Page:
What are the Differences between a Feral or Wild Horse

In movies and books the wild horse is portrayed as a majestic and untameable beast. Understanding just what is a wild horse is tricky. In North America many of these horses are referred to as Mustangs, in Australia they are called Brumbies. It is incorrect to assume any horse running loose is indeed a wild horse, Mustang, Brumby, or otherwise. In fact they may be what is referred to correctly as feral horses.

In North America, horses once roamed wild but went extinct long ago. They were reintroduced with the arrival of the Spanish and other settlers. Through ship wrecks, escapes, and abandonment, many of these horses began a wild existence. Since most colts were not gelded, they eventually reproduced with the mares and within a few generations time, herds of wild horses were once again roaming North America.

Today we can classify actual wild horses as any horse born into the wild. Wild horses have never known the comfort of a stall, never had a halter on their heads, or felt the touch of a mans hand, they are truly wild. Feral horses, on the other hand, are those animals who had owners and were either turned loose, abandoned, or escaped.

Feral horses often join up with herds of wild horses, or may form herds their own. Natural survival instincts develop, and may lend a hand in making them hard to catch. Herd mentalities form, as horse will spook, it will send the whole herd running.

A feral horse can be distinguished by the presence of a brand or tattoo. A gelded horse clearly did not get its start in the wild. Horses who have only recently gone feral may still have hole marks on their hooves from shoeing or a hint of where a bridle path had been cut.

For anyone considering owning a former wild or feral horse there are some considerations. First of all it is generally not appropriate, and in some cases illegal, to go out and catch any horse you wish to keep. This is not entirely as easy as on the movies either. Adoption programs are in place for people wishing to acquire a wild horse, and if one wishes to get a feral horse checks must be made to ensure the horse does not have an owner wanting it back.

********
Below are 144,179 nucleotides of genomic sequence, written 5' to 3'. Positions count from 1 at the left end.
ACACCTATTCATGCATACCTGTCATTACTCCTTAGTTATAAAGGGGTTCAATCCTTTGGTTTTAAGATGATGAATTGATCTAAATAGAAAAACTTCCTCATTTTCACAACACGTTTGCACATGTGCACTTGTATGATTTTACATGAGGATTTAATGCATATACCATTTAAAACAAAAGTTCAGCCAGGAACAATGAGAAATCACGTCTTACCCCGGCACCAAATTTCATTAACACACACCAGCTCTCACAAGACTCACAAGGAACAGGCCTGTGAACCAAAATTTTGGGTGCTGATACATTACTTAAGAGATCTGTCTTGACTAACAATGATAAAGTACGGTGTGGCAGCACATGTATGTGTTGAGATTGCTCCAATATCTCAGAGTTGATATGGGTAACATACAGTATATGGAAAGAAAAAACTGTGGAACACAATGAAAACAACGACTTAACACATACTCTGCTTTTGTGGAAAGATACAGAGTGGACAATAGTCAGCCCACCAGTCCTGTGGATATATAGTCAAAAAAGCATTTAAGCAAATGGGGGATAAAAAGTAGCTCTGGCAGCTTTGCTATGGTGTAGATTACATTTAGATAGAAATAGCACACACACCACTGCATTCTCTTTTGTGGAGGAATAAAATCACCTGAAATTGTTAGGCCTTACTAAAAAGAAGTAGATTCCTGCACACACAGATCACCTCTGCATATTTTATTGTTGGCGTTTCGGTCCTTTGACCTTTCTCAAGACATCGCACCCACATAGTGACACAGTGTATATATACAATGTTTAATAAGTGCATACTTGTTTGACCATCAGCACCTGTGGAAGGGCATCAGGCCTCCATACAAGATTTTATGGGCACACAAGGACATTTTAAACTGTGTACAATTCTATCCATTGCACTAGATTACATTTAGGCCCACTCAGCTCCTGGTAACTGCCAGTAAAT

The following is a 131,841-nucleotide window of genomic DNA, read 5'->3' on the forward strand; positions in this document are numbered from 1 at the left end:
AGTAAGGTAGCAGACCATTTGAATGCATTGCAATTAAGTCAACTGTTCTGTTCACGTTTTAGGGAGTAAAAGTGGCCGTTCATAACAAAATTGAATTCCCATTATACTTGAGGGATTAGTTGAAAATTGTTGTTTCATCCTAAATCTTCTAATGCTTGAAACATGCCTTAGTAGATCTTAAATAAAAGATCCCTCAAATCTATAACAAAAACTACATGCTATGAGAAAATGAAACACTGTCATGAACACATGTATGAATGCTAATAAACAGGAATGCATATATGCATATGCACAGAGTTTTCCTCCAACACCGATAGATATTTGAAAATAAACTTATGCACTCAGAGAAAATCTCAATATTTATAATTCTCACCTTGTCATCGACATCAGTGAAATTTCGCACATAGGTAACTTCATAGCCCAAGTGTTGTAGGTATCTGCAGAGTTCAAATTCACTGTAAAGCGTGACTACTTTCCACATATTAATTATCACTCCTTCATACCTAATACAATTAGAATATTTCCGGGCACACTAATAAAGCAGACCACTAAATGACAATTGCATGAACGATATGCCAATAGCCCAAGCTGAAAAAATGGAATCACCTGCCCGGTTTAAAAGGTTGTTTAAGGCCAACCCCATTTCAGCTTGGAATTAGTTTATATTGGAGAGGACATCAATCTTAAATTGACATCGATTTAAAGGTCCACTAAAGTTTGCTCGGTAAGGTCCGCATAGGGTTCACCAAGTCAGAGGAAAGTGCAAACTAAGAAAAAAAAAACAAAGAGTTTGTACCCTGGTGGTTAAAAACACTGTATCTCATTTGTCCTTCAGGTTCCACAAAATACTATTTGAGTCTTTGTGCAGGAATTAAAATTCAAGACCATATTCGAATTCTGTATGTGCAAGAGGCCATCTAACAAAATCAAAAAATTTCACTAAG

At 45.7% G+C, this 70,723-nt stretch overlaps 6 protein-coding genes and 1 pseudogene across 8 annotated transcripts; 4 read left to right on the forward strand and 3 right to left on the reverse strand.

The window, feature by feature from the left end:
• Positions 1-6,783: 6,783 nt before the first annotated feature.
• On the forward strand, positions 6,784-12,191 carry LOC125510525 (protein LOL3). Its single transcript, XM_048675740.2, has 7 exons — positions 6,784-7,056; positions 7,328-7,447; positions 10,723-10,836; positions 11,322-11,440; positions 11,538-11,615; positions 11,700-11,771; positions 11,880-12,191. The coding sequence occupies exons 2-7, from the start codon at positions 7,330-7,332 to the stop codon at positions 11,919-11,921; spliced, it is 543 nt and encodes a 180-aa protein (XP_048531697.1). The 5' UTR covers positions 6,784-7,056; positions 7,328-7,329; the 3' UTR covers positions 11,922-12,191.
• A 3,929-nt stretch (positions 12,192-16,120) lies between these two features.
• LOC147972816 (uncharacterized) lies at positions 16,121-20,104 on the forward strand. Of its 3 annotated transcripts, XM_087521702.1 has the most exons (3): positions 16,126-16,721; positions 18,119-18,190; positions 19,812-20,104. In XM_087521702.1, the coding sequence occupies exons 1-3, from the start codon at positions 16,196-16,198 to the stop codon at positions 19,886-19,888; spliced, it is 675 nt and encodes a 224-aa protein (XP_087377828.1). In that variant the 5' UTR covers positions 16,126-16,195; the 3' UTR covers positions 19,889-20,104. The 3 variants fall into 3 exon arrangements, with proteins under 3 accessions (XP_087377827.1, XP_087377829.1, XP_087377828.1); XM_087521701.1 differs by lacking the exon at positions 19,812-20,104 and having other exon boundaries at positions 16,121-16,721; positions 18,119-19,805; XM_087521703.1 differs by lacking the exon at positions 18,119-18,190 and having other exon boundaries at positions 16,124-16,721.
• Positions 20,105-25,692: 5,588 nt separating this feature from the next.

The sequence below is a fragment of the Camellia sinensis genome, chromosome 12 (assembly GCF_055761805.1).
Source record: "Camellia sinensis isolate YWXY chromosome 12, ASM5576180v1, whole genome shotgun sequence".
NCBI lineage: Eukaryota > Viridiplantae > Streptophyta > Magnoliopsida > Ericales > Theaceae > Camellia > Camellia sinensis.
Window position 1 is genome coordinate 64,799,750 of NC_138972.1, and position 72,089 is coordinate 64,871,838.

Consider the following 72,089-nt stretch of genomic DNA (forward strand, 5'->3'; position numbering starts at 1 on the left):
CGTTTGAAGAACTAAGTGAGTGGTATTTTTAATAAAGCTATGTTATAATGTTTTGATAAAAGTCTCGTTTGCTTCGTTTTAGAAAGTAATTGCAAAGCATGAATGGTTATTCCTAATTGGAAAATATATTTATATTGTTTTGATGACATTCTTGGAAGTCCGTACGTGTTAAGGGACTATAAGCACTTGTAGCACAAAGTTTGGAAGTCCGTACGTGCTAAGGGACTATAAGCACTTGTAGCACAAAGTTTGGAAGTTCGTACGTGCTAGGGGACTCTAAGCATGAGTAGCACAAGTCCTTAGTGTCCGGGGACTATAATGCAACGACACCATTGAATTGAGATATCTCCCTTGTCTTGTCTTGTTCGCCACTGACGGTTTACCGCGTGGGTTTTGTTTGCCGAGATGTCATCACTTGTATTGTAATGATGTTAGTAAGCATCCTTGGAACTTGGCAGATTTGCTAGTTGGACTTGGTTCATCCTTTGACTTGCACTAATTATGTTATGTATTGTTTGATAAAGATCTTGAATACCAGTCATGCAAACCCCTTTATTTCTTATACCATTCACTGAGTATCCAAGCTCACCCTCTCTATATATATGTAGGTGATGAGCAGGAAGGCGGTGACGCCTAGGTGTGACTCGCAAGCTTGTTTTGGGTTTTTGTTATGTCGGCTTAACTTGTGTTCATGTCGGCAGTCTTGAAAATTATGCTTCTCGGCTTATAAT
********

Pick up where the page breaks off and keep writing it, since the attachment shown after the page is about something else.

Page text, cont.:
Upon acquiring either some noted differences will stand out too. Most likely the feral horse may have been stabled at one time or another, and was probably halter broke. In any case the feral horse is going to be more comfortable with people than a wild one, assuming of course the feral horse had not been abused. A wild horse will not be comfortable being confined or restrained. It might even view dogs as a threat. It will need total training from halter training to learning how to have its hooves picked up. It may be nervous around lots of people and easily frightened.

All in all anyone with time and patience may find that these horses can form wonderful lifelong bonds. From a wild beginning, or a feral existence, gentle training is the key to success.